You may need to read up on a few subjects to wrap your head around this project:

Printing the Models

Owl Model

Sectioned owl model enclosure

Squirrel Model

The cute squirrel model

I am more of an engineer than an artist, so I sourced the basic owl and squirrel models from Autodesk’s 123Dapp website. The original artist’s page for the owl can be found here. And the squirrel’s artist can be found here.

Unpainted Models

The elusive nuclear-green owl

I modified the models a bit to fit the electronics inside. The owl was too tall for my printer to handle so I separated it into two parts and used printed pegs to align them. This also aids in assembly later on and isn’t too noticeable. I used Autodesk’s free, online program, Tinkercad, to create the models.

You should start the printer now, the models take a while to print!

Making the Squirrel Transmitter

The transmitter is a simple astable 555 timer circuit. The 555 timer is a popular and versatile (and some might say dated) IC found in many hobbyist projects.

The parts you need for this component of the project are:

  • 220Ω, 2.2kΩ, and 10kΩ Resistors (1 each)
  • 10kΩ potentiometer
  • 1nF and 10nF ceramic capacitors
  • Infrared LED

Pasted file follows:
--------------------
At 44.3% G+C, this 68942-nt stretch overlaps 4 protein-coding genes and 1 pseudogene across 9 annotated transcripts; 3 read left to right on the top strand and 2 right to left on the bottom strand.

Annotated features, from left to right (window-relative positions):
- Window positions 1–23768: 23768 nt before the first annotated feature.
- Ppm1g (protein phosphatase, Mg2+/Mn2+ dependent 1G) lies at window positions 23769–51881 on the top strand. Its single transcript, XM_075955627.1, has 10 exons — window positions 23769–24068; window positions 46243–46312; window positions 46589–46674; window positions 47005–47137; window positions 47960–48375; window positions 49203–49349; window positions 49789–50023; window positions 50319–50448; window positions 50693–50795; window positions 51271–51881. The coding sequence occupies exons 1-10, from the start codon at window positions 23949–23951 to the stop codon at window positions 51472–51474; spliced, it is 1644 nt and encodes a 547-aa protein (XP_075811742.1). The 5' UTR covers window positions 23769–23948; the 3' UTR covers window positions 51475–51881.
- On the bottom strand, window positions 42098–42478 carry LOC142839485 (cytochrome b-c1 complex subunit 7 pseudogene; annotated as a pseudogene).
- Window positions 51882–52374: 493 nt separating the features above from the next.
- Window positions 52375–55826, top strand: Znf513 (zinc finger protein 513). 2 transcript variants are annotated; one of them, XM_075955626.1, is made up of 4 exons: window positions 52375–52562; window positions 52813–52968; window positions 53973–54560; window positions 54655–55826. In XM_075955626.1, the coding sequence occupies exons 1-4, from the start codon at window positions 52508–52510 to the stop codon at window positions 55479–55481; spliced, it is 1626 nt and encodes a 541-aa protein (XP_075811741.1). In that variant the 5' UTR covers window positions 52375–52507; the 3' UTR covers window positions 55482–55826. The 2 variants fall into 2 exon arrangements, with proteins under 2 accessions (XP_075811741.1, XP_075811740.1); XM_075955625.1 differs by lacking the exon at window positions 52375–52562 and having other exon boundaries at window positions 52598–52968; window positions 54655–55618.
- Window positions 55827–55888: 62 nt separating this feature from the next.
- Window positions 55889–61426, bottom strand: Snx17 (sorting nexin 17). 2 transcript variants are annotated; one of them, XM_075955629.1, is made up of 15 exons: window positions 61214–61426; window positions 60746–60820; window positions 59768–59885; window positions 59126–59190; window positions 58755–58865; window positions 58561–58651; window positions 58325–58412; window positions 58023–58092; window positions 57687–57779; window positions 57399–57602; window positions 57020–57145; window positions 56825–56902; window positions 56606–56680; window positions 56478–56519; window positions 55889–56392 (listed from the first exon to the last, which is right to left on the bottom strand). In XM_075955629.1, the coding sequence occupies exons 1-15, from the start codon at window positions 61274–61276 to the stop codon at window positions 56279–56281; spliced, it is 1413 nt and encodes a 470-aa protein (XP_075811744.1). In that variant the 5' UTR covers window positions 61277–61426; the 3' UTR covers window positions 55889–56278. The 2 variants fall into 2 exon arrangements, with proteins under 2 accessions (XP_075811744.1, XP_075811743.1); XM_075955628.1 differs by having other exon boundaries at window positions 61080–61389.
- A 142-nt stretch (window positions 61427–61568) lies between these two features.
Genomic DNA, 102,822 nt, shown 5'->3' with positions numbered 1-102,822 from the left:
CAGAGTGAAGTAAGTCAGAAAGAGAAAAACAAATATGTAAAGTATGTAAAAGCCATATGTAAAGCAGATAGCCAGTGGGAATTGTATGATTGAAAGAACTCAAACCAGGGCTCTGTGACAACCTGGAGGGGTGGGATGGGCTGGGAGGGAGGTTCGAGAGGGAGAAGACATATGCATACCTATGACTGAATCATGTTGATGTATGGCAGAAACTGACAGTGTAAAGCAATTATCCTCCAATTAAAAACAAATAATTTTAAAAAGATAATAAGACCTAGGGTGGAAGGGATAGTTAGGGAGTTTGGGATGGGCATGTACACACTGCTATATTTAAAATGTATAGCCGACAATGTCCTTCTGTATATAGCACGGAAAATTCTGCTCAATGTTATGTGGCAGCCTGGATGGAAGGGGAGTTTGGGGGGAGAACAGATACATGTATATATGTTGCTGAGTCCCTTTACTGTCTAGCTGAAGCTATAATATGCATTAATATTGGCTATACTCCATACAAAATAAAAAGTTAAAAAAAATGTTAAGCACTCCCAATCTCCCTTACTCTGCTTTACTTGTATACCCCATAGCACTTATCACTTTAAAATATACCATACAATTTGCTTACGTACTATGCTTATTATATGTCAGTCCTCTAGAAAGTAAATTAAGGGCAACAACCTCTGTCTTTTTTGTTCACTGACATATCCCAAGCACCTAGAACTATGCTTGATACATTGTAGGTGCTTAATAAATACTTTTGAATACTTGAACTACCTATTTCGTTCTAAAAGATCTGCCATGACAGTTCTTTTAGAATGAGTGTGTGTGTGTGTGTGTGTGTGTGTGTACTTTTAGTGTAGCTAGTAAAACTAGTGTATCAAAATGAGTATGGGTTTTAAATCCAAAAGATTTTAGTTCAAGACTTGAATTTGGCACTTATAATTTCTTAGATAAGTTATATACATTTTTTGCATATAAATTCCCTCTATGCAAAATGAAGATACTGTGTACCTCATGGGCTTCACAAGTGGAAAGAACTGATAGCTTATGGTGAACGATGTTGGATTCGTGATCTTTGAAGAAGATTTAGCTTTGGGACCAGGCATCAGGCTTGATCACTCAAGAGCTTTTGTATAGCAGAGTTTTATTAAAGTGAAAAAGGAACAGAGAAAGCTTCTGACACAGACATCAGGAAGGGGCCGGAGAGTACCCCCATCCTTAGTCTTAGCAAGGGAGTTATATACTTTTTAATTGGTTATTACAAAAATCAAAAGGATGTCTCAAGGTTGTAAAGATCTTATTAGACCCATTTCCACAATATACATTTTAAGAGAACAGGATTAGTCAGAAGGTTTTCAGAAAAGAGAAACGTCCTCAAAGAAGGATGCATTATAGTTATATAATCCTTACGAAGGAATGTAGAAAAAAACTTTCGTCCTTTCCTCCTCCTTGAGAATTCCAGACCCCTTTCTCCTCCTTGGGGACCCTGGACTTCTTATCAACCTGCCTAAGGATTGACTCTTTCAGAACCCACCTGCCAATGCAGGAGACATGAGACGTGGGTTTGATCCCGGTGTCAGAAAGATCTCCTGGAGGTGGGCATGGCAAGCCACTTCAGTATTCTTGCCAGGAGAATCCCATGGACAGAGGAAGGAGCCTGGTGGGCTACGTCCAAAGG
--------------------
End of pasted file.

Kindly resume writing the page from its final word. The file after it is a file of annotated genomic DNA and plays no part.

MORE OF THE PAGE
• 555 timer (x1)
  • 9V Battery Connector and 9V Battery
  • Snapable Protoboard
  • Heatshrink Tubing

Here’s the circuit diagram:

Squirrel Transmitter Circuit

The infrared receivers we are using have built-in filtering that makes them very reliable for digital communication. However, in order for the receivers to see our infrared beam we need to modulate it (turn it off and on) at 38kHz.

When operated in astable mode, the 555 timer will oscillate between high and low voltage at a frequency determined by external resistors and capacitors. If you want to learn more about how to work with a 555 timer, there are several websites dedicated to the chip.

Let me remind you of the pinout for the infrared receiver:

TSOP Pinout

Ask me why I know this by heart…

Solder together the circuit in the diagram, try to keep it a bit compact so it fits in the model nicely! The squirrel can accommodate a 9V battery and a circuit board about 1.25 X 1 and 0.5 inches tall.

Squirrel Circuit board

The Squirrel’s circuit board